The series opens in, of all places, the Louvre. With the auction of a diamond necklace, Assane sees an opportunity to pay back his creditors while involving them in the heist. Whether any destruction to the actual Louvre Museum occurs in this scene remains secret knowledge of Creator George Kay and Director Marcela Said.
Excitement, suspense and tight dialogue remain a feature of the five episodes of Part 1. Much contemporary TV involves superheroes saving the world, which has become passé. Relentless action and gunfights are no longer my cup of tea, if they ever were.
You can’t beat Paris and rural France for ideal backdrops. Having visited several times, the cinematography makes me want to go back toute de suite. It’s a magical city with no need for Disneyland. It is Disneyland: architecture, art, sophistication and bars that double as cafés. Or tobacconists that double as bars. What more could a deprived Australian governed by Victorian era politicians want?
Sweeping helicopter shots make me recall Paris with longing. I miss the cool cafés/bars/tobacconists…and the sophistication of the Parisians – as long as you know French or make an attempt. The French are no more snobbish than the English. It’s not that they don’t want to speak English – they find it a hard language. Mind you, they don’t do themselves any favours by dubbing all foreign shows into their native language. Sounds familiar?
I’ve found French hard too, despite learning for twenty-odd years. I read fluently, make myself reasonably understood, but find comprehension, with the elisions and nasal tones, très difficile. So thank you Netflix for the French subtitles. I keep the WordReference dictionary open on my mobile to check any uncertain vocab. There’s no better way to polish a language than by immersion.
But immerse yourself in the sets: the Musée D’Orsay, Les Catacombs and the winding River Seine also feature. Lupin exploits the beauty of Paris to the full, whether it’s running from assailants, romance on a bridge or a car chase in the country side.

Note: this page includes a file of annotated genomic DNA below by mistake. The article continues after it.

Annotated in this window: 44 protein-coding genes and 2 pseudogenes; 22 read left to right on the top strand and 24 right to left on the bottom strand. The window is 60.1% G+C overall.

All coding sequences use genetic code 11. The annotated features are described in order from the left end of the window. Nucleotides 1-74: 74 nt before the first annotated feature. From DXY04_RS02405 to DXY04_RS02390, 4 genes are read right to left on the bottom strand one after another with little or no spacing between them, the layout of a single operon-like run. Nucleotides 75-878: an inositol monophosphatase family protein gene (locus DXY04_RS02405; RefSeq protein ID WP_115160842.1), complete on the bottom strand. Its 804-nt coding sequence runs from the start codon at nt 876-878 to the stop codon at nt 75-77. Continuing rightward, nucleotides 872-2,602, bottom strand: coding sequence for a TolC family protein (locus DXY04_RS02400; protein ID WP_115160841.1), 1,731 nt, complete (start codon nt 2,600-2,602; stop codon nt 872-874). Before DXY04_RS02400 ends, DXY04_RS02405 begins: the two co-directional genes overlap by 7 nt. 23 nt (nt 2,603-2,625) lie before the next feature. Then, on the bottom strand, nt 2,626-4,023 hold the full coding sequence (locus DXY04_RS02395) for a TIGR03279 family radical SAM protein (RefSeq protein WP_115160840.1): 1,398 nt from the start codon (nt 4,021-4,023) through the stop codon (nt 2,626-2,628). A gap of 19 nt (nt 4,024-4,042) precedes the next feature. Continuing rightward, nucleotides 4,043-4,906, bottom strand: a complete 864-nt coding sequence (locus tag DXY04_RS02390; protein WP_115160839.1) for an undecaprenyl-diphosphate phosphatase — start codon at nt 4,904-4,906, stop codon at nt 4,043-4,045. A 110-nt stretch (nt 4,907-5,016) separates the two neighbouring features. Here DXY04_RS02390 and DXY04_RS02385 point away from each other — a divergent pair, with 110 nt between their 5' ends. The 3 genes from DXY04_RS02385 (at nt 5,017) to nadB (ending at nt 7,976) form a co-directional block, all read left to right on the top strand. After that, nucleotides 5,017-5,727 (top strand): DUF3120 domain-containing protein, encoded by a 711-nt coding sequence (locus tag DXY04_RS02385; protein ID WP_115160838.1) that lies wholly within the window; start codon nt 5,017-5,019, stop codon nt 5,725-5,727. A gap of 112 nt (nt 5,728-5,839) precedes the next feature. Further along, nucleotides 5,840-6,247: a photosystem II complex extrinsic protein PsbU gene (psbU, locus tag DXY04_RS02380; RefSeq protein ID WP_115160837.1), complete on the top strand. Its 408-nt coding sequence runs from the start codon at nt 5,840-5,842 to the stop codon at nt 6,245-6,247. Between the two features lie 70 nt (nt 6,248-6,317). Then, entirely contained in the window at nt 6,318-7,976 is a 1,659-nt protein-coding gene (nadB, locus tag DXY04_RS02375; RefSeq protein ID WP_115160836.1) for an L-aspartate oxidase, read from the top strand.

Be sure also to cast your eye at the interior decorating. Assane is Le Roi d’Evasion (King of Evasion). As each hideout gets discovered, Diop must decamp and set up a new base. Somehow he manages to quickly furnish them with all manner of antiques. If I can stop moving and settle somewhere, my place will look like his. But he’s always on the move, so maybe it’s not as hard as it looks. Just prepare to leave everything at short notice!
Everyone in this series is supercool. Diop’s hate-filled nemesis Léonard (Adama Niane), gets close on a number of occasions to ensnaring his rival, but be it in car, on train or abandoned manor house, Assane slips through his fingers. Good cop Youssef Guedira (Soufiane Guerrab) is torn between helping the fugitive or helping his colleagues, including Lieutenant Sofia Belkacem (Shirine Boutella), who is after the glory of snaring Diop, no matter how obvious it seems he’s been setup.
Final Verdict: 8.5
The critics enjoyed Lupin, as have English-speaking audiences. It has been one of Netflix’s most successful shows in a world that is increasingly opening itself to ‘foreign film’. If you must be a philistine, you can watch anything dubbed into your language. Personally I don’t get this. I’d rather read subs, even if the show is in some Slavic dialect…Especially if the show is in some Slavic dialect! Being a Francophile, I soaked up every minute of Lupin. Occasionally the plot stretches credulity, but the charm of Omar Sy as Assane Diop carries you along for the ride, as does luscious Paris en général. Apparently a third season is in the works.